Ch 16. Criminal justice

Almost everyone seems to believe in British justice. People argue about specific laws. Not everyone has confidence in the police. Some may think the judiciary is fuddy-duddy, or campaign for procedural reform. But hardly anyone appears to doubt that the natural consequence of crime should be to go before a court, and that in general the process is a good one. It is as though we imbibe confidence in British justice with our mothers’ milk. Yet in many respects we should be literally in contempt of court. It is neither as open nor just as it pretends, it is unnecessarily expensive and it is not very good at assessing evidence. These are in-house failings more interesting for the fact they are so readily overlooked than for the effect they have outside the system. More importantly from a crime prevention point of view, the criminal justice process is little more than a breakwater against the tidal rise and fall of crime. Most crime just swirls on by.

However provocative this may sound it is consistent with all the evidence. While specific criminal justice interventions may appear to have a short term effect there are no consistent effects over long periods of time or across different jurisdictions. The case against criminal justice as a crime prevention tool was summed up robustly in a submission to the Justice Select Committee in October 2013, “There is little empirical evidence that anything the Ministry of Justice has ever done since its inception in 2007 has had any impact on the commission of crime… the police have no idea what effective role they have had in reducing crime, no idea, based on evidence, about what works and little or no evidence to back any initiatives… Ignorance of, and lack of respect for evidence and the scientific method bedevils the whole area of crime policy” (Mine Technology, 31 October 2013 [] ).



In England and Wales, decisions on whether or not to charge a suspect are taken by the Crown Prosecution Service, which cherry-picks cases it thinks are ‘more likely than not’ to succeed. In other words, long before a public trial there is a private one and its outcome is highly subjective.

The CPS was formed in 1986 to take over prosecutions from the police and decide whether or not to proceed to court and what the charge should be. (Under French and similar jurisdictions a juge d’instruction or examining magistrate has overall charge of the investigation, and the Scottish procurator fiscal can supervise an inquiry, but cops still do the legwork.) The CPS has two key criteria, both of which require skilled judgement: whether or not there is enough evidence against the defendant and whether a prosecution is required in the public interest. The evidential benchmark is called the ‘Full Code Test’ and requires ‘a realistic prospect of conviction’ such that a guilty verdict is ‘more likely than not’. This is a lower burden of proof than ‘beyond reasonable doubt’ and the CPS maintains this is an ‘objective’ test. Self-evidently it is not – CPS lawyers are required to guess what the outcome of a trial would be. The CPS has tough financial targets too. In 2010 its budget of £712 million p.a. was cut by 25 per cent over the following four years.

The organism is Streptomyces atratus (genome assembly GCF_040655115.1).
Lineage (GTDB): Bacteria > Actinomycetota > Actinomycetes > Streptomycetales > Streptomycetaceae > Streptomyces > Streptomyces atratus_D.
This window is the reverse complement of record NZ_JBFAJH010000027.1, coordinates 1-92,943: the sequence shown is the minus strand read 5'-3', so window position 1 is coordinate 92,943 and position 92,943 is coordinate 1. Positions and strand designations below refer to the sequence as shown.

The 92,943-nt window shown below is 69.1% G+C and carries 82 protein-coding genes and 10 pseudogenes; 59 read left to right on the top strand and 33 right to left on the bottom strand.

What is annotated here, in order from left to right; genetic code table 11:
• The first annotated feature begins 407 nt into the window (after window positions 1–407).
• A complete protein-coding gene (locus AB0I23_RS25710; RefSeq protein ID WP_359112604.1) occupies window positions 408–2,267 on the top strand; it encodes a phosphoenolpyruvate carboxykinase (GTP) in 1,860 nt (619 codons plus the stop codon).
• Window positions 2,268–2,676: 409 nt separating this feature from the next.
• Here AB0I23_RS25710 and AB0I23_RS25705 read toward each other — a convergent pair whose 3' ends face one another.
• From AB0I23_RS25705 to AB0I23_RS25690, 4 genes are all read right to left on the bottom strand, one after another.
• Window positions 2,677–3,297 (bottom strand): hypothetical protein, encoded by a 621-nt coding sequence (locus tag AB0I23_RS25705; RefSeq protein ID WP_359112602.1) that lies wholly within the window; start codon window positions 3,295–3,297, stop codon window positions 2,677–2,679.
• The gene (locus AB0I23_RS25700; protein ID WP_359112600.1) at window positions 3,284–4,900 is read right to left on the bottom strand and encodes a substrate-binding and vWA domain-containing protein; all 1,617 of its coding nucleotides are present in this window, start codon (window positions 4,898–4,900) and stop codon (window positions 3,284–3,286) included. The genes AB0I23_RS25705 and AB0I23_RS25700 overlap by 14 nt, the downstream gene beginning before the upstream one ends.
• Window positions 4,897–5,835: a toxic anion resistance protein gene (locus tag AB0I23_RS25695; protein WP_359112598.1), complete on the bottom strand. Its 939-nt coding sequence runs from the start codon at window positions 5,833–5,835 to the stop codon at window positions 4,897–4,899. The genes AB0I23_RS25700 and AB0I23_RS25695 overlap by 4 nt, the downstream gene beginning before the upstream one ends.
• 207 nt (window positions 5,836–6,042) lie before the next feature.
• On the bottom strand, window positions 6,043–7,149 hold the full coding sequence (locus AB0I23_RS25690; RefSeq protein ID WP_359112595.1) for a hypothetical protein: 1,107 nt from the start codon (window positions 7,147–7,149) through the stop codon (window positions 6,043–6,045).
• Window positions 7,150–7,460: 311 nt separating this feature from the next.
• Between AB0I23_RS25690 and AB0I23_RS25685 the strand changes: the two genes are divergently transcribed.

CPS cherry-picking has perverse consequences for crime reduction as well as justice. Since the ‘Full Code Test’ is preoccupied with securing a conviction, a guilty verdict becomes an end in itself. Everything is reduced to a one-off event. Numerous crimes are ‘taken into consideration’, effectively reducing them to one. ‘Sample charges’ are proffered, which means just one charge is brought to represent many, often reducing a colourful pattern of offending to a monochrome event. Lawyers have told me, ‘you can’t put dozens of charges individually and expect a jury to make a decision… it would make trial impossible.’ But this simply restates the problem: that the courtroom defines our response to crime, imposing its rules and definitions even at the expense of disguising behaviour patterns of individual offenders and concealing trends in community safety. This goes to the heart of the tension between securing prosecutions and securing a safer society; the former focuses exclusively on discrete events that lead to individuals being acquitted or convicted; the latter seeks patterns and trends which it can disrupt to forestall crime in the future. (See Chapters 21 and 22.)